• Mabey, R. (1997). Flora Britannica. Chatto & Windus, London.
  • The International Plant Names Index (2008).

Catálogo de Plantas y Líquenes de Colombia

  • ColPlantA (2021). "ColPlantA. Facilitated by the Royal Botanic Gardens, Kew. Published on the Internet; http://www.colplanta.org/"

Kew Backbone Distributions

  • (2020). https://bsbi.org/archaeophytes epublication.
  • Abdulina, S.A. (1999). Spisok Sosudistykn Rastenii Kazakhstana: 1-187. Academy of Sciences, Almaty, Kazakhstan.
  • Acevedo-Rodríguez, P. & Strong, M.T. (2012). Catalogue of seed plants of the West Indies Smithsonian Contributions to Botany 98: 1-1192.
  • Ackerfield, J. (2015). Flora of Colorado: 1-818. BRIT Press.
  • Allred, K.W. (2012). Flora Neomexicana, ed. 2, 1: 1-599. Range Science Herbarium, Las Cruces, New Mexico.
  • Authier, P. & Covillot, J. (2011). Catalogue actualisé des plantes de l'île de Rhodes (Grèce) Saussurea; Travaux de la Société Botanique de Genève 41: 131-170.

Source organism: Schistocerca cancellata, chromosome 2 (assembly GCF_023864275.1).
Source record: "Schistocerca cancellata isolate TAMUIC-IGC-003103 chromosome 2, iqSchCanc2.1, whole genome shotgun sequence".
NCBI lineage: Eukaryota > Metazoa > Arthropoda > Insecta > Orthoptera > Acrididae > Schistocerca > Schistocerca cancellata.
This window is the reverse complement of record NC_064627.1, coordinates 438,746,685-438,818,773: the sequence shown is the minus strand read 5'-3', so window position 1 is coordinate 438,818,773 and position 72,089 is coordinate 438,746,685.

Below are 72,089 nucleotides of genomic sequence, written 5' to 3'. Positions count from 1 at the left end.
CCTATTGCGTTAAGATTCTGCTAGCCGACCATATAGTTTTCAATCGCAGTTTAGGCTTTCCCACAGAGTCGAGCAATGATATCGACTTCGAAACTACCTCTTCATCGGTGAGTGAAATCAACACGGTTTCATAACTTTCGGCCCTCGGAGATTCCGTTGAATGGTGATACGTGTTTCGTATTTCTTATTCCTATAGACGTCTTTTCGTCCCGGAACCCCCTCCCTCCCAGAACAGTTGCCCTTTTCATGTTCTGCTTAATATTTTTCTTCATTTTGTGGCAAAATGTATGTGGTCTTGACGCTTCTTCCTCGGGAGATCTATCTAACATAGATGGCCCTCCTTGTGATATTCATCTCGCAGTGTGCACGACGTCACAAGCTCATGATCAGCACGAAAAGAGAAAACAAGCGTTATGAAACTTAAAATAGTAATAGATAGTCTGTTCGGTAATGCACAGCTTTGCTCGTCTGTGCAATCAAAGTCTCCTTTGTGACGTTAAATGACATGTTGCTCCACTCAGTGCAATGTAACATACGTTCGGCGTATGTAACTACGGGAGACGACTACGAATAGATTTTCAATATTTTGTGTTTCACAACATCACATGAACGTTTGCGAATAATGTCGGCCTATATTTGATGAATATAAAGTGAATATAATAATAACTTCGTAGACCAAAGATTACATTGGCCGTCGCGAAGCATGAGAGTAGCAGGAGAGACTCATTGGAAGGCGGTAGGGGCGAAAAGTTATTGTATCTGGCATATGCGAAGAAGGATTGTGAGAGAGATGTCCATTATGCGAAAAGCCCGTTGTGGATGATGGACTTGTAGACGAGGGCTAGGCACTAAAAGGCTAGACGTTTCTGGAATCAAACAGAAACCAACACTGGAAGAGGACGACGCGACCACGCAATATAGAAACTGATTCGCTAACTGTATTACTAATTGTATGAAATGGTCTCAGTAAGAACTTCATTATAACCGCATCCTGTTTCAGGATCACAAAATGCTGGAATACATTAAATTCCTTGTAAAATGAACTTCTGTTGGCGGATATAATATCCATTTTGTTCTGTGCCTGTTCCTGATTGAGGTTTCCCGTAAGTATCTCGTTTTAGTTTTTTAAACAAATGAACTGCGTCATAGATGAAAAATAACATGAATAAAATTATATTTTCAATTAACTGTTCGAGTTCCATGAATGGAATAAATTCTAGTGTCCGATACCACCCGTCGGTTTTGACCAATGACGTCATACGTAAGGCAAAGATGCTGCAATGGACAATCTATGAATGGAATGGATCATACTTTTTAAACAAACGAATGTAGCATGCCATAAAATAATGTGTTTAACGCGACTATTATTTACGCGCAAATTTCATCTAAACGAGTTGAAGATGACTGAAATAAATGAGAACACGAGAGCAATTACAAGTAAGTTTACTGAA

• Balkrishna, A. (2018). Flora of Morni Hills (Research & Possibilities): 1-581. Divya Yoga Mandir Trust.
  • Barooah, C. & Ahmed, I. (2014). Plant diversity of Assam. A checklist of Angiosperms and Gymnosperms: 1-599. Assam science technology and environment council, India.
  • Boulos, L. (1999). Flora of Egypt 1: 1-419. Al Hadara Publishing, Cairo.
  • Britton, N. (1918). Flora of Bermuda: 1-585. Charles Scribner's Sons, New York.
  • Chadde, S.W. (2019). Wisconsin Flora ed. 2: 1-818. Steve W. Chadde.
  • Chang, C.S., Kim, H. & Chang, K.S. (2014). Provisional checklist of vascular plants for the Korea peninsula flora (KPF): 1-660. DESIGNPOST.